Back in the summer of 2017, John Tatevosyan, Simon Ternowitz and I started to work on the writing and development of a short film. We gathered a few times around beers and hot dogs in my garden. It was to chill and exchange ideas!
After a bunch of fun meetings, we started to have an outline of the story. Even better, we had a nice universe to tap in. We wrote all the story beats on small pieces of papers, and arranged them in different ways, experimenting with different ways of telling the story until we had something we all liked.
At this point, the story was inspired by films and tv series we all loved, such as Akira, Stranger Things,and Blade Runner. We wanted to carry a feeling of high tech low life also described as cyberpunk.
One other event that fuelled our story was the New York City blackout of 1977 and the repercussions following the absence of electricity it had on the NYC habitants.
John refined the whole thing. We now had a few interesting leads.
- Transcendence / God-Scientist-Creator / Visions-Sacred Knowledge / Religion / Light
- Technology / Dome / High Tech / Intricate Design / High Class
- Power / Control / Classism/ Corruption / Death
- Old Man / God
- Dome / Eye
- Light of Truth / ExplosionReligious Symbology / Sacred Geometry
- Big Brother / The Poor
We were a bit exhausted after these sessions, and we put it all aside for a few weeks. After this little break, I started working on styleframes for the movie.
My goal was to create a very short film that could stand on its own, with the potential to be more. I didn’t want to spend more than a few months working on the visuals, so I thought a teaser for the film would be the perfect fit. I went ahead and drafted a few scenes starting with what I called the outside shot.
I wanted to give the whole film a strong sense of scale, bringing contrast in every shots. This one was pretty straight forward with a very tiny car opposed to the large Dome. The idea was to give this shot a feeling of emptiness and discovery in the heat of a desert.
I knew I would create only a few shots for the teaser, so I wanted to give each one of them a dominant colour. The outdoor will be orange/red and indoor will be blue/black.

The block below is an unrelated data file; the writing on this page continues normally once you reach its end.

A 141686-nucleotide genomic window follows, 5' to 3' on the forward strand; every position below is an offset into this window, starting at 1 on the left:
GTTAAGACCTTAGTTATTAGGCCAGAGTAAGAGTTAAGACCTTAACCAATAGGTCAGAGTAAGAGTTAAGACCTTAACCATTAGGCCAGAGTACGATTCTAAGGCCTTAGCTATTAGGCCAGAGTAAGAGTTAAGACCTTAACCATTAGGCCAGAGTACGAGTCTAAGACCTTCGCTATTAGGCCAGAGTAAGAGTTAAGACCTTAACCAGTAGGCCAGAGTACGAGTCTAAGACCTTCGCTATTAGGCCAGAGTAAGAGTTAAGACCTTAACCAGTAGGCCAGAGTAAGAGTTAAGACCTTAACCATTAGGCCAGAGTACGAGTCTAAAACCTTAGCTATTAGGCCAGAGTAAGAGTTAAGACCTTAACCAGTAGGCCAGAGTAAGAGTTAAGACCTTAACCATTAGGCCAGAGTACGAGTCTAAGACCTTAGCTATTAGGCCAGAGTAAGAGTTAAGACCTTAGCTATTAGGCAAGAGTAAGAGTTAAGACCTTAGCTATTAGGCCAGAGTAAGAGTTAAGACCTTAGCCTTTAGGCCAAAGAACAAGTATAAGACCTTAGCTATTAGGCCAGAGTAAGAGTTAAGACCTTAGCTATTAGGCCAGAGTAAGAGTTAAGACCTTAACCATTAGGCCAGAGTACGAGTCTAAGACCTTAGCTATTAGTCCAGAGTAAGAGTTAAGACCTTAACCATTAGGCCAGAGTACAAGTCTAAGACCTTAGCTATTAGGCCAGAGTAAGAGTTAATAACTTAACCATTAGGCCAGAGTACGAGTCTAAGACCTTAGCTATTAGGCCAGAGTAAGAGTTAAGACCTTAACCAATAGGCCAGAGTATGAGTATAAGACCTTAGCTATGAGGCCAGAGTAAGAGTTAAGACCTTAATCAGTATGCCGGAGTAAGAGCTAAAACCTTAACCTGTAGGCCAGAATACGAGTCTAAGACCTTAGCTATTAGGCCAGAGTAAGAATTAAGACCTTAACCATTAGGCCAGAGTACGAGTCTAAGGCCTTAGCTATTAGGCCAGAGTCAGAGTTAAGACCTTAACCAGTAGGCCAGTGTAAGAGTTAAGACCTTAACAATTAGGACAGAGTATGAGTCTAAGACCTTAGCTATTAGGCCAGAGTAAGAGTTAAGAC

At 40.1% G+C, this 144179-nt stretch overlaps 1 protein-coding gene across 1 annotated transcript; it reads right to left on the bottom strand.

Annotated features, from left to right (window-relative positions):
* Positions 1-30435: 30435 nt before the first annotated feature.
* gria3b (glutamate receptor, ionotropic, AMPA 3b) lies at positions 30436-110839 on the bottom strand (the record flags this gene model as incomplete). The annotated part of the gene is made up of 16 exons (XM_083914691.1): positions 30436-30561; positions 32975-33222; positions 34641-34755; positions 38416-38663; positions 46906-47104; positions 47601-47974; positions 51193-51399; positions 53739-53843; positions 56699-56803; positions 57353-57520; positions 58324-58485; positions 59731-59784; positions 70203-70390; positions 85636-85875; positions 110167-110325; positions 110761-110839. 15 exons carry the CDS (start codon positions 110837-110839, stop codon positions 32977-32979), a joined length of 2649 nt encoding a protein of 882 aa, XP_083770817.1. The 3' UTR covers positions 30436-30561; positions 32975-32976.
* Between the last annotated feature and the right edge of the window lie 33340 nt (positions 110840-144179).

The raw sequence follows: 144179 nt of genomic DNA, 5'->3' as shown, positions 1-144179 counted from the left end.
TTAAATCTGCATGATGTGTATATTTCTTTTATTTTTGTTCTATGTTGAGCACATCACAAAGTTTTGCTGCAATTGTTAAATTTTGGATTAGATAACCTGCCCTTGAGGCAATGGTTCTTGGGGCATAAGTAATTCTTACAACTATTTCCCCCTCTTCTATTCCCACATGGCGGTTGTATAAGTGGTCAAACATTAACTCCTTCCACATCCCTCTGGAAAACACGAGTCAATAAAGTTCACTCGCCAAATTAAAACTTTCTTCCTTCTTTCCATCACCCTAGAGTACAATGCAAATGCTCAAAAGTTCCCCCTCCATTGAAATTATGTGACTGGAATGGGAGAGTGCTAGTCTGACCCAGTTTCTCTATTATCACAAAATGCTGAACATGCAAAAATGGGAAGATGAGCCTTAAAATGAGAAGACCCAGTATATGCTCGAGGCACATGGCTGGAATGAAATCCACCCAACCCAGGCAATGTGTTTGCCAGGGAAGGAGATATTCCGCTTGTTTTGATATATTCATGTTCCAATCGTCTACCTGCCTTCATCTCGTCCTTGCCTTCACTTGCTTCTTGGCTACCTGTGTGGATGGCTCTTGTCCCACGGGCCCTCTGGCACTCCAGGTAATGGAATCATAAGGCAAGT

After a few key shots, I quickly jumped in After Effects to test a compositing workflow. I hoped to green light a test shot that would define the rest of the film. A couple of evenings a week, and for a few weeks, I finalised 4 shots.
With passion projects like this there could be moments of doubt. It happened and I put the whole thing aside for a while. Something bothered me with the way these few shots were looking. Finally after a few months away from the Dome, I experimented with a complete retouch for the film.
The palette was less vibrant and in my opinion the combination between the character and the environment was more coherent. I thought I had it, but then I watched Akira! Okay, this film is truly amazing. I am not gonna expand too much on this because a lot of people did that better than me: the essay Why Akira Matters, the Collective Podcast Akira Commentary, and just give a look to this amazing website.
So everything changed once again!
Doing the shots
The first shot I tweaked was the one I made almost half a year ago. In general I tried to push the level of details. Below I added a few extra planets and stars in the sky.
I also made four additional shots. Introducing two characters and two very sweet dogs.
I finally loved the rhythm the teaser had. The new shots carried a dimension of mystery, cutting between a dive in blue water and the dogs by the door frame. What I had in mind was to show the inside of the Dome and its puddles of water. In the story, the people of the Dome voluntarily get their “high” through energy blasts. The man with the two Dobermans is part of a town militia. They act mainly in between the blasts, when the city is only darkness.
The animation was done in Photoshop, using the Animation toolbar. I navigate easily in photoshop and love the option of animating with it. It is not the best program on the market and still has a few hiccups, but I really like it, and you have all the PS brushes.
I spent a bit more than 7 months on the making of this film. Going through different styles and ideas was a thrilling process. It taught me the benefit of getting my work critiqued, and the journey was so much better with the help of my friends John Tatevosyan and Simon Ternowitz. Both of them gave me great feedbacks. Their inputs were so valuable, thanks guys!
I really enjoyed the process of making a passion project and will definitely do it again soon.